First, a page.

Saturday, June 22, 2013


Recalling and celebrating the 50th anniversary of the election of Pope Paul Vi, Pope Francis focused on Pope Paul VI’s love of the Church and said his predecessor had a “clear vision that the Church is a Mother who carries Christ and leads to Christ.”

Pope Francis quoted Pope Paul's Apostolic Exhortation Evangelii nuntiandi:

“After the Council and thanks to the Council, which was a time given her by God, at this turning-point of history, does the Church or does she not find herself better equipped to proclaim the Gospel and to put it into people's hearts with conviction, freedom of spirit and effectiveness?... Is she firmly established in the midst of the world and yet free and independent enough to call for the world's attention? Does she testify to solidarity with people and at the same time to the divine Absolute? Is she more ardent in contemplation and adoration and more zealous in missionary, charitable and liberating action? Is she ever more committed to the effort to search for the restoration of the complete unity of Christians, a unity that makes more effective the common witness?”

Pope Francis said these questions are also the ones which confront today’s Church.

“All of us, we are all responsible for the answers; and we should ask ourselves: Are we really a Church united to Christ, prepared to go out and announce Him to everyone, even, and especially, in what I call the ‘existential suburbs,’ or do we close in on ourselves, in our groups?” Pope Francis asked.

MY COMMENT: Are we closed in on ourselves? Pope Francis is indeed in continuity with Pope Benedict who often referred to the self-referential Church, the narcissistic Church as those groups (parishes?) who worship God in a purely horizontal way, forgetting the vertical dimension that leads us out of ourselves toward God and our neighbors outside of worship, to the periphery of salvation history in geography.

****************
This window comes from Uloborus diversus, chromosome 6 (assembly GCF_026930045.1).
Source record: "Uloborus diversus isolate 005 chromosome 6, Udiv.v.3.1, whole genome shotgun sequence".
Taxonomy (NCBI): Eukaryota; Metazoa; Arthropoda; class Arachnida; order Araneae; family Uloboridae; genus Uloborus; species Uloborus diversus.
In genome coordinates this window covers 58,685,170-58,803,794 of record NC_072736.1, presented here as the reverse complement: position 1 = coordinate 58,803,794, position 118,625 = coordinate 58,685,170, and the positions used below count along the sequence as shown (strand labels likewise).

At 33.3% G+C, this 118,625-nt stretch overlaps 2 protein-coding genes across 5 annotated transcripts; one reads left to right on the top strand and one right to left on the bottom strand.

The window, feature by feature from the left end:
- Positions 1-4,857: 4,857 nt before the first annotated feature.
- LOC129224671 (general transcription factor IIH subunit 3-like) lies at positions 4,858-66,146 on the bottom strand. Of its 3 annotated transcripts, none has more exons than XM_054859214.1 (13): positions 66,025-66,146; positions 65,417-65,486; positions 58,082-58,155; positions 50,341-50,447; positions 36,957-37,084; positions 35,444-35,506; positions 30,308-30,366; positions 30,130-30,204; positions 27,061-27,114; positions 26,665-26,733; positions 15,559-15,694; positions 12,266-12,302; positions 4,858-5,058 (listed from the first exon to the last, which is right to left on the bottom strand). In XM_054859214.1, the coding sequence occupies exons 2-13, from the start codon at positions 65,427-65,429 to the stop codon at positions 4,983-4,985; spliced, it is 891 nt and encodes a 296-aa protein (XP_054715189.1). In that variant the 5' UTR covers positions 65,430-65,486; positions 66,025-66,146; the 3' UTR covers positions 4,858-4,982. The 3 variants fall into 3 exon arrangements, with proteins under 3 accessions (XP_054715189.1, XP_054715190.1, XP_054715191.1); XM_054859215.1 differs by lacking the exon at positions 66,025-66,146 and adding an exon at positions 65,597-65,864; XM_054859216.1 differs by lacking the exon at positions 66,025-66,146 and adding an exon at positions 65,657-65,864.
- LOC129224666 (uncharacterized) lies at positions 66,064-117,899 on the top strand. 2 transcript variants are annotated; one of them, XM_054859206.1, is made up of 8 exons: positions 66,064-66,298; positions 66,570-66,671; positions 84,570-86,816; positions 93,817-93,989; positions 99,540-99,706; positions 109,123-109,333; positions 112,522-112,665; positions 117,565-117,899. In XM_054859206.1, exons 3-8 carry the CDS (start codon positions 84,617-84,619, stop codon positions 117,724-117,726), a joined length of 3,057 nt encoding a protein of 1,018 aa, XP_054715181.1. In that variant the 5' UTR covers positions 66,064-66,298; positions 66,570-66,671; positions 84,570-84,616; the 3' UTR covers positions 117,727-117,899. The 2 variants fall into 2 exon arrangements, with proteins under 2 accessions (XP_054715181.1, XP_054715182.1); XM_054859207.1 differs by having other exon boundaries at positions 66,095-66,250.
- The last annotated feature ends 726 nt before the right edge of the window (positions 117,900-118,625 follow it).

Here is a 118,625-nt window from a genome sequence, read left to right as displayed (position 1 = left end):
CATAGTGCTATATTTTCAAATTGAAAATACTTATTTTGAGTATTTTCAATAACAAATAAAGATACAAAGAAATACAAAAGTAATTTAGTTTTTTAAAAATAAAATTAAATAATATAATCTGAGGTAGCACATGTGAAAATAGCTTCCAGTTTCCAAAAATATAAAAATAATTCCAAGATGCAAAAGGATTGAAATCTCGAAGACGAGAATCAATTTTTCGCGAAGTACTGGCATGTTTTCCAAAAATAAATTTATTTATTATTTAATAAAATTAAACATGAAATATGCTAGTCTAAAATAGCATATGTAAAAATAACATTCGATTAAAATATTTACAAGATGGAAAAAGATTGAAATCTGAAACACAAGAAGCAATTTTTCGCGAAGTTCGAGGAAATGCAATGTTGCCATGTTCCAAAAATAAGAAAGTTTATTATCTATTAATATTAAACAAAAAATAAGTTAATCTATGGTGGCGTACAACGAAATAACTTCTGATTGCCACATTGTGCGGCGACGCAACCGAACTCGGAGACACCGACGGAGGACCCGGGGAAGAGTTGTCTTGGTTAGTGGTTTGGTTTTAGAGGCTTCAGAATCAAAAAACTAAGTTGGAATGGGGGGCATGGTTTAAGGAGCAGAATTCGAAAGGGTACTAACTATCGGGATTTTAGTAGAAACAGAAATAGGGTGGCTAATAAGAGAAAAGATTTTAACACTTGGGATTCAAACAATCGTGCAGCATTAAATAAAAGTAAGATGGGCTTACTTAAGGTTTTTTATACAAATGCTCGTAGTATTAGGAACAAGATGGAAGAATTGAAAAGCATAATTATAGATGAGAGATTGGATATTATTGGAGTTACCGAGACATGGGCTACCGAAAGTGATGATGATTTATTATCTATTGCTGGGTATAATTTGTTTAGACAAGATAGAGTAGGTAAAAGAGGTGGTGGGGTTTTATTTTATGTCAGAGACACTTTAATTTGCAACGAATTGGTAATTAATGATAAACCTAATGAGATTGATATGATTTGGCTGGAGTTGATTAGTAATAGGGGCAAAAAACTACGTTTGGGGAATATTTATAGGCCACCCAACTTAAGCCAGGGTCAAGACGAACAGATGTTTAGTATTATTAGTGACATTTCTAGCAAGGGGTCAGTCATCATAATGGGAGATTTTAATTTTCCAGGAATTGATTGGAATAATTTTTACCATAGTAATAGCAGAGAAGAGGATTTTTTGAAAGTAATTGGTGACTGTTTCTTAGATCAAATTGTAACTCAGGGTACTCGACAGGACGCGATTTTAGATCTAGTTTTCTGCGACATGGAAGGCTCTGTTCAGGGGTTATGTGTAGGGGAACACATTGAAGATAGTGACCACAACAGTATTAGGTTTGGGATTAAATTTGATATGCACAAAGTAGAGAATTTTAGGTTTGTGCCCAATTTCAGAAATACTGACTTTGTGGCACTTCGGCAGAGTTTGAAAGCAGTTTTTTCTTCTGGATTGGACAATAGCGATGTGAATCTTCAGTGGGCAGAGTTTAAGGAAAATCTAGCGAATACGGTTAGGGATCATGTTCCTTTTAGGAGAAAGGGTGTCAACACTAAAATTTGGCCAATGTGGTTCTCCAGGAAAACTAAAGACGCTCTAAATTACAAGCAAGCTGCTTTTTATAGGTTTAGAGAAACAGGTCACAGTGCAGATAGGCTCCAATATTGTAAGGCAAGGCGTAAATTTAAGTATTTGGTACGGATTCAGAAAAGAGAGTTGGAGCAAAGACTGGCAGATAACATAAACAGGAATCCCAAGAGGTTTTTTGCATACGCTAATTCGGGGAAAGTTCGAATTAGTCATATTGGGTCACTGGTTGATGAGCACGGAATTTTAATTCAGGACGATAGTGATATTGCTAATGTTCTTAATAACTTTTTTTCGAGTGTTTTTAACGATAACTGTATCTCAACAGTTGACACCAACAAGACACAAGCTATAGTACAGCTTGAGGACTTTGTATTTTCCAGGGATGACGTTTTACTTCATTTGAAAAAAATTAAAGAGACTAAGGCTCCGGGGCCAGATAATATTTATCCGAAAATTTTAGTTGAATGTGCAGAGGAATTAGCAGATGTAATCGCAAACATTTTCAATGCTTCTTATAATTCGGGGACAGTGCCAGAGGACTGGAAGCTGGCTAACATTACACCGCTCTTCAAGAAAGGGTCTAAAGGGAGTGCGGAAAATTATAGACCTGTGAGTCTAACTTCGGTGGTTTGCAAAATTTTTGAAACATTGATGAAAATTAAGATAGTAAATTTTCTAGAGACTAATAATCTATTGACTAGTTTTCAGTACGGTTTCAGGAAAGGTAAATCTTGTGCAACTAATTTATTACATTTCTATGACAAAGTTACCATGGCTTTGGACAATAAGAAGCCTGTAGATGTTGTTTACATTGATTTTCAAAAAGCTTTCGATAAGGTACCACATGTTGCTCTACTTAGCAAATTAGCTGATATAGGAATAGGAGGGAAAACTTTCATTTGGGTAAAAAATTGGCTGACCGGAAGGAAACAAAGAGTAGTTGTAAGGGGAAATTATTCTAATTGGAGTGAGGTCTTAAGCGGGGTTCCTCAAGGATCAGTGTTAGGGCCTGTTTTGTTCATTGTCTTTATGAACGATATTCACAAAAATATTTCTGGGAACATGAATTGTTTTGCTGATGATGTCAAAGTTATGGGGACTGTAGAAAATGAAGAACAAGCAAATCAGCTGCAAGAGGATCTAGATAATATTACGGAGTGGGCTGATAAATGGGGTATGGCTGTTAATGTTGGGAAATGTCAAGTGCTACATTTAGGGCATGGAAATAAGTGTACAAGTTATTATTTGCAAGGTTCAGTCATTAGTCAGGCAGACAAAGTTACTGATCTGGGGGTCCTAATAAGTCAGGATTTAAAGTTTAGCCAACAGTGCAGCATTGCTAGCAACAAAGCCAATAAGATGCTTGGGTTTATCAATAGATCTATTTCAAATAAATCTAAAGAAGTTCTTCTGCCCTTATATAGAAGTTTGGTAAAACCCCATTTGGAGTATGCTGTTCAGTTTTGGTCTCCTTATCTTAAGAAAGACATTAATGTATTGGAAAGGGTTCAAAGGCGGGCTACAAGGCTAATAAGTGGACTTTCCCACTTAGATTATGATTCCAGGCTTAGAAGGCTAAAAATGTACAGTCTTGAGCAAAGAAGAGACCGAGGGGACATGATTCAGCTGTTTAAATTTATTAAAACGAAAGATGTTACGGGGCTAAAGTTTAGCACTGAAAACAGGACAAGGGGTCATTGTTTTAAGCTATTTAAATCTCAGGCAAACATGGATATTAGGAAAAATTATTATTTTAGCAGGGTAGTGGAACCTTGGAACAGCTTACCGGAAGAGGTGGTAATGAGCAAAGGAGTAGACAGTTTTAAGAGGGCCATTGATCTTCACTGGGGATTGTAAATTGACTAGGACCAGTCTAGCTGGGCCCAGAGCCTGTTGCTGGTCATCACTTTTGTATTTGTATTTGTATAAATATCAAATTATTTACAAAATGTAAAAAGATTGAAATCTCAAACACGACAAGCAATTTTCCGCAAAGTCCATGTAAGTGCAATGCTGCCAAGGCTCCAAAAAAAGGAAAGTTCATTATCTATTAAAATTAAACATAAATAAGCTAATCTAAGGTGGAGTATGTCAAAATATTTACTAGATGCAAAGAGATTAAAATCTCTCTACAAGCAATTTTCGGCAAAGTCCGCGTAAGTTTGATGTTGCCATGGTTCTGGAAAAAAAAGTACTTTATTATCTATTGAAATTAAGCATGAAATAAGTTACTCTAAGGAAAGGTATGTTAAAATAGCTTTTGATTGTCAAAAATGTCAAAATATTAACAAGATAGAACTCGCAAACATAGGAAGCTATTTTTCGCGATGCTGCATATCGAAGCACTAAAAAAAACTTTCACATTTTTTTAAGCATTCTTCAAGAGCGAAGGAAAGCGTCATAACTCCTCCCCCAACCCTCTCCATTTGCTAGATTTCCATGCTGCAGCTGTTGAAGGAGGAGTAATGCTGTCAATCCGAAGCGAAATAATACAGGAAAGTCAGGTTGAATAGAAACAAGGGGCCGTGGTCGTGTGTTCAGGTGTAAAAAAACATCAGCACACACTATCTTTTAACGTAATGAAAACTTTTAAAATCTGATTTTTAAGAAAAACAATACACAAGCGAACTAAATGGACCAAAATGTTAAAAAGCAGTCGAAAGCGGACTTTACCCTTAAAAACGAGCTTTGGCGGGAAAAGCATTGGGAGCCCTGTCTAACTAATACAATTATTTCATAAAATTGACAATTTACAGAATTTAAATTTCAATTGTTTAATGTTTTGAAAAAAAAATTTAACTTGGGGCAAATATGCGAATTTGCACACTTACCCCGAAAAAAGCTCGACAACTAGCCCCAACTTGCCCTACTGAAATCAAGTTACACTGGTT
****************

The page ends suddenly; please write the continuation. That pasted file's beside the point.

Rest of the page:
ytc said...

To answer Paul's questions, no.

Henry said...

"Pope Francis is indeed in continuity with Pope Benedict"

Wishing this does not make it so. Isn't it becoming clear that we should "Read Francis through Paul VI"? For example, on the liturgy:

"it has become pretty obvious that the Supreme Legislator does not consider the rubrics of the liturgy are that important, in fact it seems as if they can be ignored, or changed at will. . . . . It is pretty obvious from the Pope's personal liturgical style that any Priest or Bishop can do anything they like in the Ordinary Form, or are there limits?"

Fr. Allan J. McDonald said...

There are four things that he does that are not completely kosher, two of which are understandable and two of which he should explain.

He does have knee issues and thus bow profoundly rather than genuflecting. This is permissible when there is a physical reason as to why one can't genuflect properly.

He can't carry a tune and thus does not sing any part of the Mass--this is a sad development to say the least but completely understandable.

He offers the Epiclesis in an odd way by placing his hands on the offerings rather than holding them over the offerings. I'd like to know why.